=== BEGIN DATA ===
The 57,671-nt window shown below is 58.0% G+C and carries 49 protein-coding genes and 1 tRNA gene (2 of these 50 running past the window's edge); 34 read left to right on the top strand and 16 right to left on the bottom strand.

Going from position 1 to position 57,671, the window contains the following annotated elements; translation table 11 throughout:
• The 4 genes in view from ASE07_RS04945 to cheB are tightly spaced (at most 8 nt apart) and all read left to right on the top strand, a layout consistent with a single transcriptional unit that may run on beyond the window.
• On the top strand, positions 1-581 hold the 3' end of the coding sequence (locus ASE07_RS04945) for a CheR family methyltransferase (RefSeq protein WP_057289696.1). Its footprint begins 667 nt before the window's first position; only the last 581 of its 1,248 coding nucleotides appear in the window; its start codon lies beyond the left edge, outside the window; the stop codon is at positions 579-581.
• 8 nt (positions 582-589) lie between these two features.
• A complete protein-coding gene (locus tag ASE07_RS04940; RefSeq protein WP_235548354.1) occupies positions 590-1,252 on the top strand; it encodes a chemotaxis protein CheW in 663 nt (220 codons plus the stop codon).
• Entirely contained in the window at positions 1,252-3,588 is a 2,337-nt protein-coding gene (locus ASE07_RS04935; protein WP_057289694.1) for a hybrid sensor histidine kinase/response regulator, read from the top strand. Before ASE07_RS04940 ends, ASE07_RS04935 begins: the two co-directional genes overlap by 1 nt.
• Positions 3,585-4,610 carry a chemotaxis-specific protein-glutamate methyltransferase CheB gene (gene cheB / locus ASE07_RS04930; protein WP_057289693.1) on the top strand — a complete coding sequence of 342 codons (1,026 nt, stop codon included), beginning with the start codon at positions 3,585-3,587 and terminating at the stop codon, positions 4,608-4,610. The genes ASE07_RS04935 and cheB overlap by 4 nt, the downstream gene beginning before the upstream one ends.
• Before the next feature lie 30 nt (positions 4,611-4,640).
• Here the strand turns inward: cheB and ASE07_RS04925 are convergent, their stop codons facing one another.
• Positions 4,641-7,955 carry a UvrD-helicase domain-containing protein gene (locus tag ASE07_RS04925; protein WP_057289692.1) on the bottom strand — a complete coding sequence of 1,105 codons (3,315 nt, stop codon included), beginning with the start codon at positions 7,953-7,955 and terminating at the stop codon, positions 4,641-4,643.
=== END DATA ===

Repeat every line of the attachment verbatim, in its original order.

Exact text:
The 57,671-nt window shown below is 58.0% G+C and carries 49 protein-coding genes and 1 tRNA gene (2 of these 50 running past the window's edge); 34 read left to right on the top strand and 16 right to left on the bottom strand.

Going from position 1 to position 57,671, the window contains the following annotated elements; translation table 11 throughout:
• The 4 genes in view from ASE07_RS04945 to cheB are tightly spaced (at most 8 nt apart) and all read left to right on the top strand, a layout consistent with a single transcriptional unit that may run on beyond the window.
• On the top strand, positions 1-581 hold the 3' end of the coding sequence (locus ASE07_RS04945) for a CheR family methyltransferase (RefSeq protein WP_057289696.1). Its footprint begins 667 nt before the window's first position; only the last 581 of its 1,248 coding nucleotides appear in the window; its start codon lies beyond the left edge, outside the window; the stop codon is at positions 579-581.
• 8 nt (positions 582-589) lie between these two features.
• A complete protein-coding gene (locus tag ASE07_RS04940; RefSeq protein WP_235548354.1) occupies positions 590-1,252 on the top strand; it encodes a chemotaxis protein CheW in 663 nt (220 codons plus the stop codon).
• Entirely contained in the window at positions 1,252-3,588 is a 2,337-nt protein-coding gene (locus ASE07_RS04935; protein WP_057289694.1) for a hybrid sensor histidine kinase/response regulator, read from the top strand. Before ASE07_RS04940 ends, ASE07_RS04935 begins: the two co-directional genes overlap by 1 nt.
• Positions 3,585-4,610 carry a chemotaxis-specific protein-glutamate methyltransferase CheB gene (gene cheB / locus ASE07_RS04930; protein WP_057289693.1) on the top strand — a complete coding sequence of 342 codons (1,026 nt, stop codon included), beginning with the start codon at positions 3,585-3,587 and terminating at the stop codon, positions 4,608-4,610. The genes ASE07_RS04935 and cheB overlap by 4 nt, the downstream gene beginning before the upstream one ends.
• Before the next feature lie 30 nt (positions 4,611-4,640).
• Here the strand turns inward: cheB and ASE07_RS04925 are convergent, their stop codons facing one another.
• Positions 4,641-7,955 carry a UvrD-helicase domain-containing protein gene (locus tag ASE07_RS04925; protein WP_057289692.1) on the bottom strand — a complete coding sequence of 1,105 codons (3,315 nt, stop codon included), beginning with the start codon at positions 7,953-7,955 and terminating at the stop codon, positions 4,641-4,643.